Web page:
Currency unit

 

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The obverse and reverse sides of the gold coin are indefinitely egg-shaped, on one side of which the head of a wild animal is depicted, and on the other, two rectangular stamps.
Stater of the kingdom of Lydia, early 6th century BC. J.-K.

The tradition gives birth to the currency in Anatolia in the western part of Asia Minor in the middle of the 6th century BC. In fact, Herodotus tells a story that currency is an invention of Croesus, king of Lydia, whose capital, Sardis, is crossed by the river Pactolus, which naturally carries electrum, an amber-colored natural alloy (averaging 75% gold with 25% silver and copper) .

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Archaeologists have also found coins issued by King Croesus or Father Alyattes II in the middle of the 6th century BC. AD: At reseeds (or “more pure and lighter Croesan states”) in electrum there is a lion proton on the obverse, and on the reverse of the insignia, in the Mesopotamian sexagesimal system.

However, archaeological discoveries show the first “private” Electrum coins from the 7th century BC. J. – C., about 630: they were minted also in Lydia, as in Ionia, in the commercial coastal cities (Miletus, Ephesus, Phocaea). The first known coinage in French territory is the Oriol Treasure, consisting of silver coins and epigraphs issued in Masala around 500 BC. J.-K.

Nevertheless, historians credit Croesus, the last king of Lydia, with the innovation of minting fixed ratio gold and silver coins (bimetallism in artificial alloy) to replace electrum because the alloy contained a percentage of gold or silver that fluctuated too much. In this regard, it is important to open installations near the Paktor River that make it possible to obtain gold or silver refined from local white gold nuggets by cupellation.

The use of these ancient Greek coins, which are not round and flat, but ovoid, with a bulge in the middle, spread also in the Hellenistic world (in European Greece, where coins were minted around 600 in Aegina, shortly after 600 in Athens, around 550 in Magna Graecia, then is in southern Italy) than among the Achaemenid Persians.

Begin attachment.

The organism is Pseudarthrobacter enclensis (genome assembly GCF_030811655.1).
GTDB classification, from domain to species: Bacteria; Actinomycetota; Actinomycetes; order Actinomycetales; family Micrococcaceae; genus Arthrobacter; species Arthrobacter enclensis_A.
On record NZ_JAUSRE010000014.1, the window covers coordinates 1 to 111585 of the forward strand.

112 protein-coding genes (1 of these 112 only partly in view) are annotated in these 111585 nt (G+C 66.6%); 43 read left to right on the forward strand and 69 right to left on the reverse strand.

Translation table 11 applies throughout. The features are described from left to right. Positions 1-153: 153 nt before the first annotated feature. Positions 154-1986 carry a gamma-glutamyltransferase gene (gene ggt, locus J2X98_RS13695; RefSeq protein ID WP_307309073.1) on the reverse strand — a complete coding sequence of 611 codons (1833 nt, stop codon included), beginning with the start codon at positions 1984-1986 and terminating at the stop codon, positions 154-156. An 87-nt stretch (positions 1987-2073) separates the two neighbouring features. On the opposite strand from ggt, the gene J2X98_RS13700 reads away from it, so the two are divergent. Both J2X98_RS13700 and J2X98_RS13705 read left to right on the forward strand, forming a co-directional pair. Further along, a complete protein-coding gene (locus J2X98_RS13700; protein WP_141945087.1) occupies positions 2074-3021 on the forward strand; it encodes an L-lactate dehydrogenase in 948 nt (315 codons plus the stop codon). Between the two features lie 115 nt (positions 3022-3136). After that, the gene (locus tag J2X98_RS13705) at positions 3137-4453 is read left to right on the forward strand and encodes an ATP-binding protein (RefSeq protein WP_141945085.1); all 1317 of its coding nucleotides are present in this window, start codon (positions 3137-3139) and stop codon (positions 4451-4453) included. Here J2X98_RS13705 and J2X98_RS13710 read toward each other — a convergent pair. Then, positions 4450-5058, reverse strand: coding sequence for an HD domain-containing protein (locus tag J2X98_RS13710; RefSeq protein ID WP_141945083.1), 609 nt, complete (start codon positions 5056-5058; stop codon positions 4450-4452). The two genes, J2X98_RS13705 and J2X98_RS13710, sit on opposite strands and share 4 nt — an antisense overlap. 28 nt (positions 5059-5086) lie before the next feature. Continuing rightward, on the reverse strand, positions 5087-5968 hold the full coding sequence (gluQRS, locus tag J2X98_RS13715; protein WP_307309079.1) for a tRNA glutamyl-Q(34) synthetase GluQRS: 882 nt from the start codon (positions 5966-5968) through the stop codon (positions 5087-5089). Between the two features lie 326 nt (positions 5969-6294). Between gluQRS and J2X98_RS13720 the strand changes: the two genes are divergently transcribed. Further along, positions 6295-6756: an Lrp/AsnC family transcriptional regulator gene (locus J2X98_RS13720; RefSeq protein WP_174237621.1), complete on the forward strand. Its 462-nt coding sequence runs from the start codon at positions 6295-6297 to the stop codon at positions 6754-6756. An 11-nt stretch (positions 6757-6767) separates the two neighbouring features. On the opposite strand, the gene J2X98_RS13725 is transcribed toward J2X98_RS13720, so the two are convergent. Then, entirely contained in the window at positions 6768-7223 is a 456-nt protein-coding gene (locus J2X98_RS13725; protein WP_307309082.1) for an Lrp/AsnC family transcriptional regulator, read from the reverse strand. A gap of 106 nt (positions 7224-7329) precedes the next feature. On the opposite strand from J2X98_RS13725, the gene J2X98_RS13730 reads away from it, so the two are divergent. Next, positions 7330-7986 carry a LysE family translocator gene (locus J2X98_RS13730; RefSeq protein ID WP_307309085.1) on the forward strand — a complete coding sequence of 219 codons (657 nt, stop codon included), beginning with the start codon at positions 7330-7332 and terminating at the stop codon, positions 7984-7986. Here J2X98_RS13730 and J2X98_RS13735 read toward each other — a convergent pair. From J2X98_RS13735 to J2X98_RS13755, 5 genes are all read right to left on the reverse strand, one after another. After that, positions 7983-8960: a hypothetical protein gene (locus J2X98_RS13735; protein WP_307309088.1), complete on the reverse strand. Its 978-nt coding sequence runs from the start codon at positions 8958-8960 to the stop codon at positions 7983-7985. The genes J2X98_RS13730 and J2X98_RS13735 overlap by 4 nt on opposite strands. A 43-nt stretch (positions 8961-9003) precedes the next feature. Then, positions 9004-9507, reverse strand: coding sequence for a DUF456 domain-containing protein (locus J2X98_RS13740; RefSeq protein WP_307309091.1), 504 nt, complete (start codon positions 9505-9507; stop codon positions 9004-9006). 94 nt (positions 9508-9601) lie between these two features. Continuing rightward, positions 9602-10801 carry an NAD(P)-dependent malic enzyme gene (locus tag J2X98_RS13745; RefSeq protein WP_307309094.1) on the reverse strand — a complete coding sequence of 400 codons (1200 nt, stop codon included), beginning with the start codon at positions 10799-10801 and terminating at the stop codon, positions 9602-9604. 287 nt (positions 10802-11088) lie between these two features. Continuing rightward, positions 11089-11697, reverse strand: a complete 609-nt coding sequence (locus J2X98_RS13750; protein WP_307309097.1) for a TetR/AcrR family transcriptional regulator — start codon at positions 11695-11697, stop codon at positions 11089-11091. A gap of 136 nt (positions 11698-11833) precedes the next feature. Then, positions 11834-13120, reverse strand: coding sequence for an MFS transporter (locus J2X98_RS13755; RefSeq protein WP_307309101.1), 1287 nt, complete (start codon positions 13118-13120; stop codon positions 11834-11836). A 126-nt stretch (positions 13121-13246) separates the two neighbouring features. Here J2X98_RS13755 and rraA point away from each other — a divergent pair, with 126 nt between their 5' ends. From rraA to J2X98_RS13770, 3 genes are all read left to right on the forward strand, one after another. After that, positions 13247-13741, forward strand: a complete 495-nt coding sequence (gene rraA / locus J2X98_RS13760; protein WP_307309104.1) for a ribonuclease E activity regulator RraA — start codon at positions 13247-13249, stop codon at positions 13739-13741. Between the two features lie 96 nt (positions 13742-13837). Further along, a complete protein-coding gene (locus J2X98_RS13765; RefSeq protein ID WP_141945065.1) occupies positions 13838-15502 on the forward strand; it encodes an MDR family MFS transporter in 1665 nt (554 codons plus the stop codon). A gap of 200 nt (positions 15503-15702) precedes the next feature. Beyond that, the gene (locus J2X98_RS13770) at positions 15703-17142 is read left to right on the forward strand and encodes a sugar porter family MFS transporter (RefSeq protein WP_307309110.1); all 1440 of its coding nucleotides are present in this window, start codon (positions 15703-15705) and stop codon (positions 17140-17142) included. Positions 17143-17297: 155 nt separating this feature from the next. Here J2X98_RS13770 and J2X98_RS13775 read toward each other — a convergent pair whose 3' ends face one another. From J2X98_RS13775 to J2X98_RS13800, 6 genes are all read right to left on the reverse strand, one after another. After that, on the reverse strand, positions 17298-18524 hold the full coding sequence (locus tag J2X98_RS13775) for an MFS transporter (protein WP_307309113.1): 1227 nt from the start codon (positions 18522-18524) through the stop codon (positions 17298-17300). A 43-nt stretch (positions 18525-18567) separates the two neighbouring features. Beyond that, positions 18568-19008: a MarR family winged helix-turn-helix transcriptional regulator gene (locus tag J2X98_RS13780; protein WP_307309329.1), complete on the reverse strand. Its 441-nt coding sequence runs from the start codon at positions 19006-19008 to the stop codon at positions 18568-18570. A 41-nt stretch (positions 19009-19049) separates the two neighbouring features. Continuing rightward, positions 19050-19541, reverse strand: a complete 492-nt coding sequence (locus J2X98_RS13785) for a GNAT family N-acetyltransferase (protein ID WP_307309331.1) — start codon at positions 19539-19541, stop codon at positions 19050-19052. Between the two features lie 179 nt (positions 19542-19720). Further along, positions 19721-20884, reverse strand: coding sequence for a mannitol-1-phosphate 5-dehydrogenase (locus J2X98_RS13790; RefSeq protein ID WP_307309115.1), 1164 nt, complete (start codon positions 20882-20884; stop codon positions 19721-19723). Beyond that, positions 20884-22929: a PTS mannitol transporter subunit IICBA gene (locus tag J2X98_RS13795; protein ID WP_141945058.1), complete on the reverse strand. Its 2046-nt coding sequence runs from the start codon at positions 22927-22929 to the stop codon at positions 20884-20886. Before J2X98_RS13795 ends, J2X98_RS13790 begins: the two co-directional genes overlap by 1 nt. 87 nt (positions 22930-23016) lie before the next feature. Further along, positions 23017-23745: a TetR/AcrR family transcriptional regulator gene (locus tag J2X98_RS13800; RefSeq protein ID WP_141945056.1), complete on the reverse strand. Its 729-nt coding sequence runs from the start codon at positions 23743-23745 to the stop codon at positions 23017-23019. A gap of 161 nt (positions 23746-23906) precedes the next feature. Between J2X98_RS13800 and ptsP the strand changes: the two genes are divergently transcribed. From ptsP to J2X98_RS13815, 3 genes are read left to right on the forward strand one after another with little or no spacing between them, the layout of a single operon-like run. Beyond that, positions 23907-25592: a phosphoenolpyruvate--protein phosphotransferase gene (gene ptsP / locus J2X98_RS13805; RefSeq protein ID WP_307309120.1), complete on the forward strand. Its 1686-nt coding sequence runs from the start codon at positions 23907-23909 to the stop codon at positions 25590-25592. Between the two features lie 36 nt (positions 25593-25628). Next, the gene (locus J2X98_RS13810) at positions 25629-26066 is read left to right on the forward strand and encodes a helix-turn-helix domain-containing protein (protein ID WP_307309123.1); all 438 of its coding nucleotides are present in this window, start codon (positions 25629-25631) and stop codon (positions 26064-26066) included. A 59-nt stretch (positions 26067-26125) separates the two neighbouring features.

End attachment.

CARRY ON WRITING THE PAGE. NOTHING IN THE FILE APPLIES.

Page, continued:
where the Persian king Darius issued about 515 darics and centuries. The invention reaches Marseille 4th century BC. J. – C. The idea arises among the Lydians, promised by the long prosperity of the state monopoly on money in precious metal and, thus, on the production of ancient mines.

Philip II of Macedon strikes at gold states and silver tetradrachms, the peculiarity of which is that they continue to be issued after his death. However, his son Alexander the Great issues coins in his name in such large quantities that the currency certainly dominates international trade.

AD in the Moselle valley, where archaeological discoveries have revealed objects that at first rather slavishly imitate the gold states of Philip II of Macedon.

The first Roman coins are bronze aces. Exchange with the Greeks promotes the development of gold and silver coins, which have been constantly devalued throughout history. Denier (from Latin denarius, tenth as) appeared by the 2nd century BC.

It is still used in medieval times, when the blows of the feudal lords multiplied the deniers in their form and metal composition (first in silver and then mainly in copper, these lords set their value according to these compositions and forbid in their domains, circulation of foreign currencies) and before the French Revolution under the livre-sous-den monetary system used under the Ancient Régime.

The circulation of precious metals from secular or spiritual values ​​and the excess of Italian trade allows the 13th century to strike new tops by weight as well as post-Carolingian means: large, dried up gold in 1231 (this currency sees the return of gold in the coinage of Western Europe, with emperor of the Romans, Frederick de Hohenstaufen making it the official currency of the empire), the gold florins in 1252, the gold crowns of Saint Louis in 1270, the ducat d’or (also called sequin) in 1282.

The first gold franc (worth twenty sous, i.e. a pound) was minted at Compiegne on December 5, 1360, to help pay the ransom for King John II, who was captured by the English on September 19, 1356 at the Battle of Poitiers.

The first testiness made in 1450 in Milan at the Sforza restored the use initiated by ancient Rome to include a portrait of the sovereign on a coin.

Differences in the mass of precious metals used in international trade, in particular in the import of spices and fabrics to Europe, explain many of the monetary delays. The impact of these operations on existing stocks of gold and silver underlies the various monetary